negotiations could begin. In this “socialized” group, nearly 90% have
reached an agreement, which represents 80% more success.

 

So, to honor this principle of liking –  one must first look for similarities with the
other and give a real compliment.

 

The last principle is that of the consensus that is
defined especially when people will look, observe the attitude of others to
determine their actions and their behaviors. In most bathrooms in hotels, you
will find words that encourage customers to reuse towels or sheets. But for
what purpose? The reason they do this is that they want to draw the attention
of their guests to the benefits that reuse can have on protecting our
environment. And it turns out that it is an effective strategy that brings us
to an ecological behavior of nearly 35%. But there is an even more effective
way to encourage people to reuse towels. The purpose is to mention on cards and
messages in the bathroom and say that more than 75% of our guests reuse their
towels, thank you for doing the same. In this case the proportion of reuse is
then up 26%. Simply by showing them the normal behavior of “others”.  Science
shows us that instead of relying solely on our abilities to convince others, we
can take as an example what the crowd does …

 

So, we have seen the six principles of persuasion
that have been scientifically proven, that lead us to small practical changes
that often cost nothing, but that greatly increase our ability to convince
others ethically.

 

The foot in
the door is a compliance technique described by social psychologists. It
consists of making an inexpensive request that will likely be accepted,
followed by a more expensive request. This second request will be more likely
to be accepted if it has been preceded by the acceptance of the first, which
creates a sort of landing and a phenomenon of commitment.

 

The phenomenon was highlighted in 1966 by Freedman
and Fraser. They contacted more than a hundred people over the phone to ask if
they agreed to the researchers coming home to take inventory of their
possessions. Some of them had been contacted three days earlier by the same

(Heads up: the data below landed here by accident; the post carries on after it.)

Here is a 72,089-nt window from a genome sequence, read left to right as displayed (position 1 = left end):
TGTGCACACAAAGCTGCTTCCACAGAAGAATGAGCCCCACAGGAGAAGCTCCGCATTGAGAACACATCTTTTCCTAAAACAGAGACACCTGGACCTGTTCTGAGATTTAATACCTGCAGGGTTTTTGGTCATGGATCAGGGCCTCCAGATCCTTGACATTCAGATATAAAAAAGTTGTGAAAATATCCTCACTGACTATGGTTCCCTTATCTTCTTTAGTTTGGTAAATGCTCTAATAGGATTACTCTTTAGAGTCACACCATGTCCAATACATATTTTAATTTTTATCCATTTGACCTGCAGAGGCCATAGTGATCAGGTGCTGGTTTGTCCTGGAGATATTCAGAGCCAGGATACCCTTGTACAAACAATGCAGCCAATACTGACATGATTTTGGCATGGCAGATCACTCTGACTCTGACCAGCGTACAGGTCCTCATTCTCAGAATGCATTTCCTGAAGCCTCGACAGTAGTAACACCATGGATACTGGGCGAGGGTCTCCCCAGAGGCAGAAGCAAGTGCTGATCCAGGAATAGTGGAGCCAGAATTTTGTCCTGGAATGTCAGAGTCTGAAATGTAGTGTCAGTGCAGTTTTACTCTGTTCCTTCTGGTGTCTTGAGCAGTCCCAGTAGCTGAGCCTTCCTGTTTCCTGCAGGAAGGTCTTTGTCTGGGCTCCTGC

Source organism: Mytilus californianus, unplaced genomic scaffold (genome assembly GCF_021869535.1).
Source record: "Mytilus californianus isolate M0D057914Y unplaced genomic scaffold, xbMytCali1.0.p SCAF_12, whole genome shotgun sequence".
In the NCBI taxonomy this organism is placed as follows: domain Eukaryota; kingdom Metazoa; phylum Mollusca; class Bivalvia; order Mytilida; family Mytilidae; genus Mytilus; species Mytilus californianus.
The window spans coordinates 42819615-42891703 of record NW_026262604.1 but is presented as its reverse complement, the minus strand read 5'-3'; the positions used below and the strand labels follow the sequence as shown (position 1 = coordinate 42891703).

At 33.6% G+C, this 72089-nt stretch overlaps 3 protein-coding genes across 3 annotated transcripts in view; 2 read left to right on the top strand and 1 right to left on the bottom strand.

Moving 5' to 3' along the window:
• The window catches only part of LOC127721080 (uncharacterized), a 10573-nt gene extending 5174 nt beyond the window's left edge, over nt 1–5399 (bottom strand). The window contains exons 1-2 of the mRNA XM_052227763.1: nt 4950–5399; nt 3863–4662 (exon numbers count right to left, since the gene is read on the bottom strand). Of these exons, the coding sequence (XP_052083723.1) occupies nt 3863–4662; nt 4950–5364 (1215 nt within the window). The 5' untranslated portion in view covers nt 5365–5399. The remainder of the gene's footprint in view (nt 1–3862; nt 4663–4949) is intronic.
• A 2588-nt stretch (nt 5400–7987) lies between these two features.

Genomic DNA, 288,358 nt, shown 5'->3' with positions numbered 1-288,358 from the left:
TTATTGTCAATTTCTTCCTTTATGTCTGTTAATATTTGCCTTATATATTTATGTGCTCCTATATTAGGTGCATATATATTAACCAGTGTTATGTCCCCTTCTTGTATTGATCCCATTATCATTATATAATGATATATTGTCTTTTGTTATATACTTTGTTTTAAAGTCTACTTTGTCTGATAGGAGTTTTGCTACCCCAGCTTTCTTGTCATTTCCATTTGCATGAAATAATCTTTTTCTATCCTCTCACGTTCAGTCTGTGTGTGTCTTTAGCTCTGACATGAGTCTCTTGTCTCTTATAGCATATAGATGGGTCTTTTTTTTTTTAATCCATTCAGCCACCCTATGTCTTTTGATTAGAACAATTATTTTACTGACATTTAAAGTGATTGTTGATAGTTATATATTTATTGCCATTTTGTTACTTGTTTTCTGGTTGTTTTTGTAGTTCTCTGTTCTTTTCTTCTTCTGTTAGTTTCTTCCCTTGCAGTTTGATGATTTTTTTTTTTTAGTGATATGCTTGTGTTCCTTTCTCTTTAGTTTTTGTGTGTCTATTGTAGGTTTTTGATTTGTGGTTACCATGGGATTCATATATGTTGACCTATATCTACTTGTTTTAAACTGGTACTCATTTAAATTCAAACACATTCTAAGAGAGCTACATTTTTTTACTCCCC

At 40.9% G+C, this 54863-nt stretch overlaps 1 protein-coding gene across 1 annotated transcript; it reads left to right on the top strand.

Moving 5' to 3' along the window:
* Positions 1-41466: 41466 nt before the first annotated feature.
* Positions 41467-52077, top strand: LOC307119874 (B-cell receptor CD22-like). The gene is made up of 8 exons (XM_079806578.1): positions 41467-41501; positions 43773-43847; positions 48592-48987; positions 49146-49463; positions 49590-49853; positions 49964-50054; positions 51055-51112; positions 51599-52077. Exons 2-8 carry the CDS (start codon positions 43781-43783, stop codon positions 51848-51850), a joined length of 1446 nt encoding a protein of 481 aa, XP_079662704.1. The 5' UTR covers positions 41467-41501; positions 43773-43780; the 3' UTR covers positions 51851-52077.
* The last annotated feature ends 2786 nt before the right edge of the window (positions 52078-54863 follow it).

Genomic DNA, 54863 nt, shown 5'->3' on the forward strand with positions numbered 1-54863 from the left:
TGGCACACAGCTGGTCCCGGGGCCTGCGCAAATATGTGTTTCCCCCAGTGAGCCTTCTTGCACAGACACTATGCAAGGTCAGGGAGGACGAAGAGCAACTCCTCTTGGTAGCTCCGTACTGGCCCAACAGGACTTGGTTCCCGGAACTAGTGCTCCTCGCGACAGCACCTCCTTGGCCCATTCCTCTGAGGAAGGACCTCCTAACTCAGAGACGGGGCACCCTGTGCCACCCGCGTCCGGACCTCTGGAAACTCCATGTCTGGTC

person to answer a questionnaire about the soap they used. Those who answered
the questionnaire (small request) were much more likely to accept the inventory
(large demand) than those who were not contacted.

 

 

In social psychology, the door in the face or door
to the nose is an inverse variant of the persuasion technique foot in the door.
It is to precede a request of expensive behavior by a request much more expensive,
basically an over the top request.

Previously known in the field of sales and prospecting, this technique was officially unveiled in 1975 during an experiment in which Robert Cialdini and his collaborators (Vincent, Lewis, Catalan, Wheeler and Darby, 1975) asked students to sponsor a juvenile detention centre for two hours a week for two years. Once this very expensive request was refused, the authors then proposed to the students previously solicited, a single two hours outing during which they would sponsor one of the boys of the detention centre. To precede this last request, the expensive solicitation, made it possible to triple the number of acceptances of sponsorship for the single exit, compared to a control group of students to whom only this single exit was proposed. The speaker asks someone to lend him his car for a week. He has a logical refusal, which he expected because he never really wanted to borrow the car for a week. He then makes a cheaper request, lend him his car for a day. By contrast effect, perceived concession (he sacrificed himself in relation to his initial request) and guilt in the person to handle (I could not satisfy his request and therefore wants to buy me) this technique greatly increases the chances of acceptance of said person. The feeling of guilt works all the better that the person to handle feels close to the speaker and therefore does not want to lose his friendship. Following the first of these experiments, Cialdini was able to show:

 

·        
that the first
request must necessarily be much more expensive than the second;

·        
that the same
person must proceed with the two requests, so that the technique is effective.

In the case where these conditions are not
respected, the probability of acceptance of the least expensive request is not
significantly higher than when it is presented alone.

 

 

 

 

 

 

 

 

 

 

 

 

 

 

 

 

 

 

 

 

 

 

 

 

 

 

 

References